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Happiness Is


To be happy is to know that pain is both relative and absolute. But happiness is just as real.


Oh, give us pleasure in the flowers today;

And give us not to think so far away

As the uncertain harvest; keep us here

All simply in the springing of the year.

—Robert Frost

I had started out to write a som- ber column. It was to be a column about the lousy mess of the world, the misery of the human condition, the rainy weather, our political leadership, the tormented religious landscape. It was to be a catalogue of existential woe. Only, I got distracted.

In my scruffy garden there are bright yellow squash blossoms. My lettuce, in its disorderly little plot, tastes delicious. And I am wearing a billowy skirt made of bright bands of color—watermelon and coral and rose.

And last night I sat with friends in my backyard eating and talking and drinking until well past sunset. There were tiny new potatoes and ears of sweet corn. And fresh-picked strawberries, blueberries and biscuits, still warm. There was whipped cream sweetened with real maple syrup.

The air was heavy and it threatened to rain. But the rain didn’t come, only warm winds that made the candles flicker like an image in a flipbook.

The day before, my daughter, Linnea, and I, had driven out to Schoharie to take a walk up Vroman’s Nose. Vroman’s Nose is very big for a nose, very small for a mountain, but just the right size for a short hike. We stood at the top and looked out at the land, some fields still submerged, the Schoharie Creek swollen and churning. But the rain had stopped, the sun was out. And my 15-year-old daughter wanted to be with me.

Happiness, I’ve decided, is a matter of the microcosmic. To be happy is to be, however fleetingly, undistracted from all that you taste or see or smell or touch or hear. To be happy is to know that, yes, pain is both relative and absolute. But happiness is just as real.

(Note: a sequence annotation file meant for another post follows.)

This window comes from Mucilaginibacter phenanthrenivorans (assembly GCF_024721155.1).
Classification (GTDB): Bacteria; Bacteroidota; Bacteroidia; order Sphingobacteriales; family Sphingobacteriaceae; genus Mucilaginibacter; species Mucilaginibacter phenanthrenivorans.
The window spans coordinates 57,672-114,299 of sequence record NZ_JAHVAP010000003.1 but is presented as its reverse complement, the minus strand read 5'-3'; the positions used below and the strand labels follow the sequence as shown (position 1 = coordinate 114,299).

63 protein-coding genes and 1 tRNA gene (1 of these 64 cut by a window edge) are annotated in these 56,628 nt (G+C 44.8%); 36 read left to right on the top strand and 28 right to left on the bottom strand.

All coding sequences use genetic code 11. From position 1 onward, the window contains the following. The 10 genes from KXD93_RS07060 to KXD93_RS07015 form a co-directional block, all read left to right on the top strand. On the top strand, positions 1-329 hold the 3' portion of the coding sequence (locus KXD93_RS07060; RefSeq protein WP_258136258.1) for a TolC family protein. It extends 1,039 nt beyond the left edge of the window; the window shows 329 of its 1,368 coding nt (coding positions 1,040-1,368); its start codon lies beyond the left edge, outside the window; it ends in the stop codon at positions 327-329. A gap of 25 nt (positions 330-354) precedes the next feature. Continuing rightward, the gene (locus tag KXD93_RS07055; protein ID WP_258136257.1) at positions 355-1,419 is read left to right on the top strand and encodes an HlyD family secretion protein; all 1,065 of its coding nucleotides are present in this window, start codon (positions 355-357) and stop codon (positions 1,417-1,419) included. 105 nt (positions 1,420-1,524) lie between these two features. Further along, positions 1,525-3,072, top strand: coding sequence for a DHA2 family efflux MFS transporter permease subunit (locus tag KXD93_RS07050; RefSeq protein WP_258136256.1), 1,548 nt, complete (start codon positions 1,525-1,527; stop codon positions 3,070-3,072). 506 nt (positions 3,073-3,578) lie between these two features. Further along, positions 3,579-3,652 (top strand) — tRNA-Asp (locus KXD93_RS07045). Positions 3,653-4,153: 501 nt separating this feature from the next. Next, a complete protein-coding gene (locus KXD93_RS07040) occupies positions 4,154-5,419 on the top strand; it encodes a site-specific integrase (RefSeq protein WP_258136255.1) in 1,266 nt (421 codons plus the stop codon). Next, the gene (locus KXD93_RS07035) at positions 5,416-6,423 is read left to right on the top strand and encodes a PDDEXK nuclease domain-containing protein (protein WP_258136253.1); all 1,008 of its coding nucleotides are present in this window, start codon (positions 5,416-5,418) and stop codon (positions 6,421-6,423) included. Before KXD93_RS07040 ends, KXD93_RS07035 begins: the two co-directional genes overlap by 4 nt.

I remember being 10, the day of my sister’s wedding. I had been a bridesmaid. Yes, a bridesmaid! That had to mean I was important. And I got to wear pantyhose and shoes with little heels. I was almost a woman. After the ceremony we got into our cars to drive around and around (the reception was in the church hall, so it wasn’t as if we had anywhere to go). People still used to honk their car horns for newlyweds and as we drove the air filled with lovely, staccato beeping. I couldn’t have said why, but all of a sudden I felt so happy I thought I’d burst right out of the lime-green satin bridesmaid gown my mother had made for me to wear.

But then, like a slap in the face, came dread: It would end, this happiness. There would be not simply the things of daily life, but the awful things of our sometimes-tragic lives. I hated the happiness. It scared me. I didn’t want to remember, later, what it felt like to feel so good.

I know better now.

I know that happiness is small. Large enough, but still small.

I know, too, that there is no logic in happiness. The things designed to make us feel great sometimes feel like chores—another year of Christmas shopping, another vacation to plan, another room to redecorate.

Other times, what makes us cry makes us happy—a poem so gorgeous your voice cracks trying to read it, the shape of your daughter’s neck when her hair is upswept, Elvis Costello singing “My Funny Valentine.”

And, like they say a woman forgets the pain of labor—a myth, by the way—I do think we forget we were happy. So when we are happy again, it catches us off-guard. It is new each time. There is never anything but this moment of happiness. The poet Galway Kinnell writes:



the mouth

which tells you, “here,

here is the world.” This mouth. This laughter. These temple bones.

With happiness there is nothing more to be done than to really be in it.

We can’t photograph it with our hearts and when we speak about happiness we have to reduce it to the dimensions of metaphors.

In the ancient Hebrew poem, the Song of Solomon, the speakers says:


Your hair is like a flock of goats,

moving down the slopes of Gilead

Your teeth are like a flock of shorn ewes

that have come up from the washing . . .

Your two breasts are like two fawns.

Goats, shorn ewes, fawns? Metaphor doesn’t do the lover’s body justice—and yet which one of us hasn’t looked into somebody’s ‘pool-blue eyes’ or caressed ‘velvet soft’ skin? Has anybody ever told you that you were cute as a button?

Forgive them. All they are trying to say is that you had made them happy.

The other night there was a firefly in my bedroom. It was like having a traveling star in the room, brilliant sparkles in unexpected places. I lay there thinking, happiness is like this firefly—both unpredictable and certain.

Of course, I was all wrong. Happiness isn’t like a firefly. Or a rainbow or any kind of silly metaphor. Happiness isn’t like anything. It simply is—a span of randomly timed seconds, the time in which we know, past doubting, we are awake and alive.

—Jo Page

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